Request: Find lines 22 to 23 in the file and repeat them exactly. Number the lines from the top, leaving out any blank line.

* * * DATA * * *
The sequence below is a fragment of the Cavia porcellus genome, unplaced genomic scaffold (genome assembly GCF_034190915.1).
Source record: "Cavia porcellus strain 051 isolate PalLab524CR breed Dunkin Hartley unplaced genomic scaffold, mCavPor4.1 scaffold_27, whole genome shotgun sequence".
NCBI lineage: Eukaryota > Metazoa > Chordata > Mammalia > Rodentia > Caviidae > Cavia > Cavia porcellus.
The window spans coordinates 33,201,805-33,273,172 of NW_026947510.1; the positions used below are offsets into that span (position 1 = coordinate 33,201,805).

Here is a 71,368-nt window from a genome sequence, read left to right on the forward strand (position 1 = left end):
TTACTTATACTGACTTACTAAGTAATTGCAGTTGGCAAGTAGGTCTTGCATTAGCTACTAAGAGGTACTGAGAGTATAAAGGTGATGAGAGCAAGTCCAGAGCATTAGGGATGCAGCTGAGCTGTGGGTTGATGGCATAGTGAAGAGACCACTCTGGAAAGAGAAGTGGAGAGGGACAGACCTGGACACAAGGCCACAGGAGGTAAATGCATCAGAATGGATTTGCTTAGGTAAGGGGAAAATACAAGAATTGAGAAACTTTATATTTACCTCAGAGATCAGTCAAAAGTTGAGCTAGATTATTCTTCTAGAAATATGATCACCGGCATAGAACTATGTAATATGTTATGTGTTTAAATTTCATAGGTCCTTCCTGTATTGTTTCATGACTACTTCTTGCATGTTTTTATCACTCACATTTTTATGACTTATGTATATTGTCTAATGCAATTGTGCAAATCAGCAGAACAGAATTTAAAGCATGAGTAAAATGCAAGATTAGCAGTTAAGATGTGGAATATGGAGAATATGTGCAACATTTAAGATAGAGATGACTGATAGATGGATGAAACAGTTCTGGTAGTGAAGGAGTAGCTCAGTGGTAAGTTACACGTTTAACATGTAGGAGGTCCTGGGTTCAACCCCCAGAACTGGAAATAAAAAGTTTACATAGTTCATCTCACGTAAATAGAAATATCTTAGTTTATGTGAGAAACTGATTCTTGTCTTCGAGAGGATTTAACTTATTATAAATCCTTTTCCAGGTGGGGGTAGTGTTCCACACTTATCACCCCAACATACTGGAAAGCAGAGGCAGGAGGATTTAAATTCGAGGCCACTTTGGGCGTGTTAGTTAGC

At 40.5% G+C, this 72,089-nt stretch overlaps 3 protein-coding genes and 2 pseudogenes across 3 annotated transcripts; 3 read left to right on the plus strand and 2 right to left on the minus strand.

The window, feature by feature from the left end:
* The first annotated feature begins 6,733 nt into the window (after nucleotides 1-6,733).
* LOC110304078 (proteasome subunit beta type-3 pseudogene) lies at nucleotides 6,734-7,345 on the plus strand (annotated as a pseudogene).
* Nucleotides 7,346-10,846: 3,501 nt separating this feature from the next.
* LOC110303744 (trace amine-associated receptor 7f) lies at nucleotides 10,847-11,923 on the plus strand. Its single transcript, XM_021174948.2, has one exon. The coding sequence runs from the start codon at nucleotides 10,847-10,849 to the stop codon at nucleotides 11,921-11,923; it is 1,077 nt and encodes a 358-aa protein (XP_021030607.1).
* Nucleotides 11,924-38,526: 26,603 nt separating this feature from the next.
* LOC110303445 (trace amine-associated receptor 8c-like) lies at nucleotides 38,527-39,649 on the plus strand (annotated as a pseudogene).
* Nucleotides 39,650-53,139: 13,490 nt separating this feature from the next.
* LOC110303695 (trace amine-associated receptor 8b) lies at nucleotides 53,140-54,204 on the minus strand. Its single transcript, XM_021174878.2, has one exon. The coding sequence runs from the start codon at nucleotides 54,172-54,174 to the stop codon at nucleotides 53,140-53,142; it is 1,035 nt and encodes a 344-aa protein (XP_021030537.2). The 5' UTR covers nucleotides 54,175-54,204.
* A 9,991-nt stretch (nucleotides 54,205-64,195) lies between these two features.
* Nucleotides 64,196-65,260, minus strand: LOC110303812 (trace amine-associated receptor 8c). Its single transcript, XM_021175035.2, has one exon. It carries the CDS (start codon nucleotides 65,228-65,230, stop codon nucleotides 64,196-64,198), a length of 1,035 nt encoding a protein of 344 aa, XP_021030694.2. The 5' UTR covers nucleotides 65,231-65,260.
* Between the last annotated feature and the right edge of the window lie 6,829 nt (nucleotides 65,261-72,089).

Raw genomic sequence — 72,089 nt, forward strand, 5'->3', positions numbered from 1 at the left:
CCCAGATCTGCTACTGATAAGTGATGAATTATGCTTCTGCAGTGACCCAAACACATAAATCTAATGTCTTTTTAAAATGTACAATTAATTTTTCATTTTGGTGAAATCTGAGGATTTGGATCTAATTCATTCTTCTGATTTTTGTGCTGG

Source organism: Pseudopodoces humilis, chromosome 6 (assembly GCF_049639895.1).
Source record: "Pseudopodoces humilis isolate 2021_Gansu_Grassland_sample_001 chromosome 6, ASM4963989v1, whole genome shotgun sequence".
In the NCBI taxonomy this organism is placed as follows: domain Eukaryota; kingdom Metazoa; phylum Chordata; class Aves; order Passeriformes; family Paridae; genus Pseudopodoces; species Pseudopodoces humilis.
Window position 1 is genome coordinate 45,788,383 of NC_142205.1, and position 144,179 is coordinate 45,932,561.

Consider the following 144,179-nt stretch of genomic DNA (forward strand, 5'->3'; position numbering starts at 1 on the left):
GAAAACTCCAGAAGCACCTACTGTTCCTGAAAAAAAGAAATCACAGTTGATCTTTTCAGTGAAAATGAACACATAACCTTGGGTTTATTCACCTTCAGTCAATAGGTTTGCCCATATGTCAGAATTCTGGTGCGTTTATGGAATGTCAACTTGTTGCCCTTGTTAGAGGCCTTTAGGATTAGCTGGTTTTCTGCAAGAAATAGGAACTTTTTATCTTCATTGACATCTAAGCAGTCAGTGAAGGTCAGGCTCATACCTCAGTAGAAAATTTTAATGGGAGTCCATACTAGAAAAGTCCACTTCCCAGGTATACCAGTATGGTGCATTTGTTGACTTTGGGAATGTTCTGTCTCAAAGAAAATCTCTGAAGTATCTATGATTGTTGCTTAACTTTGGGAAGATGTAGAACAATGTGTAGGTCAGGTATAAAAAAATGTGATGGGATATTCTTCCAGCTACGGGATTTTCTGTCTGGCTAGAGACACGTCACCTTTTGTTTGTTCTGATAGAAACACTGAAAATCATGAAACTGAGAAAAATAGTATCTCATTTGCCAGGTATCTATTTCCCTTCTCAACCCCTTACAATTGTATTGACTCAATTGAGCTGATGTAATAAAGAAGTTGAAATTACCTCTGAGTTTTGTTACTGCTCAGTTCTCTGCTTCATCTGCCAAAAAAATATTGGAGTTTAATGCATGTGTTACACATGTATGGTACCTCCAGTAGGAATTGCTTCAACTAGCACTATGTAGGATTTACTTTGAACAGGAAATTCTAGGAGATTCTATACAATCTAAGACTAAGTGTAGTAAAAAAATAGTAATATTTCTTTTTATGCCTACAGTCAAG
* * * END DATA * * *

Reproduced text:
Source organism: Pseudopodoces humilis, chromosome 6 (assembly GCF_049639895.1).
Source record: "Pseudopodoces humilis isolate 2021_Gansu_Grassland_sample_001 chromosome 6, ASM4963989v1, whole genome shotgun sequence".